Get here NCERT Solutions for Class 10 Social Science Chapter 7. These NCERT Solutions for Class 10 of Social Science subject includes detailed answers of all the questions in Chapter 7 – Print Culture and the Modern World provided in NCERT Book which is prescribed for class 10 in schools.

Resource: National Council of Educational Research and Training (NCERT) Book for Class X
Class: 10th Class
Subject: Social Science
Chapter: Chapter 7 – Print Culture and the Modern World

 NCERT Solutions for Class 10 Social Science Chapter 7 – Print Culture and the Modern World

Class 10 Social Science Book Chapter 7 Print Culture and the Modern World NCERT Solutions is given below.

Question 1:
Give reasons for the following:
(a) Woodblock print only came to Europe after 1295.
(b) Martin Luther was in favour of print and spoke out in praise of it.
(c) The Roman Catholic Church began keeping an Index of Prohibited books from the mid-
sixteenth century.
(d) Gandhi said the fight for Swaraj is a fight for liberty of speech, liberty of the press, and
freedom of association.
Answer 1:
(a) Woodblock print was invented around the sixth century in China. It came to Europe, along
with Marco Polo, in 1295. Marco Polo returned to Italy after many years of exploration in
China, and he brought the knowledge of woodblock print with him on his return.

(b) Martin Luther was in favour of print and spoke out in praise of it because print media helped
popularise and spread his ideas. In 1517, he wrote the Ninety Five Theses, criticising the
practices and rituals of the Roman Catholic Church. These writings were immediately
reproduced in vast numbers and read widely. His translation of the New Testament was also
accepted and read by thousands. This was only possible due to the improvements in print
technology which had allowed even the working classes to gain access to books.

(c) The Roman Catholic Church began keeping an index of Prohibited books from the mid-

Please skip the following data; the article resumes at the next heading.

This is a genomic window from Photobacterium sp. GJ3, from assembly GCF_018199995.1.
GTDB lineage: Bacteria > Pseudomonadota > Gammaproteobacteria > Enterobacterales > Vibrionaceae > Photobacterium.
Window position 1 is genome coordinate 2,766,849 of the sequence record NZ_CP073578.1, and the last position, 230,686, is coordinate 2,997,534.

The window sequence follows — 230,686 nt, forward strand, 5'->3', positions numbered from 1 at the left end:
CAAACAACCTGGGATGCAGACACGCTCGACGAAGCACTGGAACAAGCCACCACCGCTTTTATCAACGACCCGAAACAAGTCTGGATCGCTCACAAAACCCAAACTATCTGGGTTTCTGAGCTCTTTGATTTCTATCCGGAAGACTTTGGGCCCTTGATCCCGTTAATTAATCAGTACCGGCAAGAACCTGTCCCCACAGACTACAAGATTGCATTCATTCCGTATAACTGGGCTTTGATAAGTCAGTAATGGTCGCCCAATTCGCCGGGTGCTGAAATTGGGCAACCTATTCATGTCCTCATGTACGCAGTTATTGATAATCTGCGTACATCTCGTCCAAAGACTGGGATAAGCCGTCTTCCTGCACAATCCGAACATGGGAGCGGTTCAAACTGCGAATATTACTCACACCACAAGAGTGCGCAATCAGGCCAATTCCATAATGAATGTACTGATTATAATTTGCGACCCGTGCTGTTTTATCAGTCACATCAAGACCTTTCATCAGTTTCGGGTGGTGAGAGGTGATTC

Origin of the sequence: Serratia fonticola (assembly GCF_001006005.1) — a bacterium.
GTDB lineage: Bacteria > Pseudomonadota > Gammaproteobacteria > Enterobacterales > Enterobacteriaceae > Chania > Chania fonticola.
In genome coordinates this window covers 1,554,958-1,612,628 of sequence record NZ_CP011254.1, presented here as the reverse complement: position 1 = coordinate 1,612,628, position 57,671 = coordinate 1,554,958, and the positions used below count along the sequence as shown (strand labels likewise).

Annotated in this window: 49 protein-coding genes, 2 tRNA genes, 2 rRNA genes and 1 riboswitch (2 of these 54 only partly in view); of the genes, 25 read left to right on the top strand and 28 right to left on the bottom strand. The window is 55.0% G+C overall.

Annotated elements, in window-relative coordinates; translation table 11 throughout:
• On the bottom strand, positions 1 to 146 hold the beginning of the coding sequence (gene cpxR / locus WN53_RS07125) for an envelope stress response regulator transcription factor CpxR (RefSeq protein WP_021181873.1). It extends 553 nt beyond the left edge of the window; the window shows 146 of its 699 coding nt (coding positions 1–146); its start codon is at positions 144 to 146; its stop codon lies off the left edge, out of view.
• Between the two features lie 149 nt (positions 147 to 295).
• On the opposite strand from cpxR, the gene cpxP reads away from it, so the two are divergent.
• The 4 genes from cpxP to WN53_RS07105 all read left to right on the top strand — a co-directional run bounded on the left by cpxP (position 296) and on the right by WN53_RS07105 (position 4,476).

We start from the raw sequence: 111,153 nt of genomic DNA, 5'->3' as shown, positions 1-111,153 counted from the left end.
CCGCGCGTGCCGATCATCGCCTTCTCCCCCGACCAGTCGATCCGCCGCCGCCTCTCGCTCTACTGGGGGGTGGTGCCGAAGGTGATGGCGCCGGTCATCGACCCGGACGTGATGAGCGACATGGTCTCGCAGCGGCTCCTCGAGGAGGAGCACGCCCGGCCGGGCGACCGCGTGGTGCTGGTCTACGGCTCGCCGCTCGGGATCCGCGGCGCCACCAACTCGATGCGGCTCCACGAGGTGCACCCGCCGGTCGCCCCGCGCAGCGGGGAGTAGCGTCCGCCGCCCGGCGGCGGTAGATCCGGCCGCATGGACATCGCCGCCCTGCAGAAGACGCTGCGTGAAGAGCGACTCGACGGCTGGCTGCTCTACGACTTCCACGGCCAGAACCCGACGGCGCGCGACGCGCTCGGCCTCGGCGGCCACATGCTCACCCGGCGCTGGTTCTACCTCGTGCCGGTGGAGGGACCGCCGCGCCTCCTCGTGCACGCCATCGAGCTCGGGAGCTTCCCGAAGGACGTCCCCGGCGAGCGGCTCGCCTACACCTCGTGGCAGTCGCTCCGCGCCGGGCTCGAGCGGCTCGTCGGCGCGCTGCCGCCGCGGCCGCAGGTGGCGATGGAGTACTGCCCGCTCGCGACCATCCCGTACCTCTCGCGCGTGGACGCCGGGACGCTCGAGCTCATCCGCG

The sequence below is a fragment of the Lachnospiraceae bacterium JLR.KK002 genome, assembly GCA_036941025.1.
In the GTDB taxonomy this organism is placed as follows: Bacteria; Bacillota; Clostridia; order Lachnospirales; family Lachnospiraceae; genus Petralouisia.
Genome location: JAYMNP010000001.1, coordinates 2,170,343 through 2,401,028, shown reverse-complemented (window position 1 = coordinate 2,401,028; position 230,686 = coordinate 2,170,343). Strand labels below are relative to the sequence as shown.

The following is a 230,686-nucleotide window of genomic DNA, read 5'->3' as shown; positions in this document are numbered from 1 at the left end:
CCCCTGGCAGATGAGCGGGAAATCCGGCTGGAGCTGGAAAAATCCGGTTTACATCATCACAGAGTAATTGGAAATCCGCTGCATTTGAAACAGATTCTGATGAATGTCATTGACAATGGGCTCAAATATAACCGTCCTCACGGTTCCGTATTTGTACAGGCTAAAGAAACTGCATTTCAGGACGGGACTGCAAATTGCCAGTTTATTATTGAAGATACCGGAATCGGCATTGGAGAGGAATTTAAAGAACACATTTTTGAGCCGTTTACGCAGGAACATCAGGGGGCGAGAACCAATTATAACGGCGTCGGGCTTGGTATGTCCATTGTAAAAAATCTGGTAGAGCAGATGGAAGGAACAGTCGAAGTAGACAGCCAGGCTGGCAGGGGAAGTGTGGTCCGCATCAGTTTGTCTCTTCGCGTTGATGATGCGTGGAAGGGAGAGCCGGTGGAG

sixteenth century because its authority was being put in danger by the several individual and
distinctive readings and questionings of faith prompted by the easily accessible popular
religious literature. To supplement its inquisition and repression of heretical ideas, the Roman
Catholic Church exercised strict control over publishers and booksellers, and also began to
keep an Index of Prohibited Books from 1558.

(d) Gandhi said the fight for Swaraj is a fight for liberty of speech, liberty of the press, and
freedom of association because he considered these to be powerful modes of expression and
cultivation of public opinion. The denial of these freedoms was not compatible with the idea
of self rule and independence. Hence, the fight for these freedoms, according to him, was
intrinsically a fight for Swaraj or self rule.

Question 2:
Write short notes to show what you know about:
(a) The Gutenberg Press
(b) Erasmus’s idea of the printed book
(c) The Vernacular Press Act
Answer 2:
(a) The Gutenberg Press: It was established by Johann Gutenberg. By 1448, he had perfected
the system of printing with olive and wine presses, using contemporary technological
innovations. The first book that he printed was the Bible, making 180 copies in 3 years.
Although these books were printed, a unique touch remained in the handmade decorations of
the front page, illuminated borders and purchaser-specified designs. The Gutenberg Press was
the first-known printing press in the 1430s.

(b) Erasmus’s idea of the printed book: He was critical of the print medium. He believed that
though some books do provide worthwhile knowledge, others are simply a bane for
scholarship.
Erasmus accused printers of publishing books that were not mere trifling but “stupid,
slanderous, scandalous, raving, irreligious and seditious”. He also felt that large numbers of
such books reduce the value of the quality writings.

(c) The Vernacular Press Act: Modelled on the Irish Press Laws, it was passed in 1878. This
law gave the government tyrannical rights to censor reports and editorials in the vernacular
press.
If a seditious report was published and the newspaper did not heed to an initial warning, then
the press was seized and the printing machinery confiscated. This was a complete violation of
the freedom of expression.

Question 3:
What did the spread of print culture in nineteenth century India mean to:
(a) Women
(b) The poor
(c) Reformers
Answer 3:
(a) Women:
The spread of print culture in nineteenth-century India brought about educational reforms for
women. Liberal husbands and fathers educated their womenfolk at home or sent them to
schools for women. Women who had been restricted to a domestic life for generations, now
found a new medium of entertainment. They also began to write articles for journals, in favour
of women’s education and literacy. Some even wrote books; Rashsundari Devi’s autobiography
“Amar Jiban” was the first full-length autobiography, published in 1876. Conservatives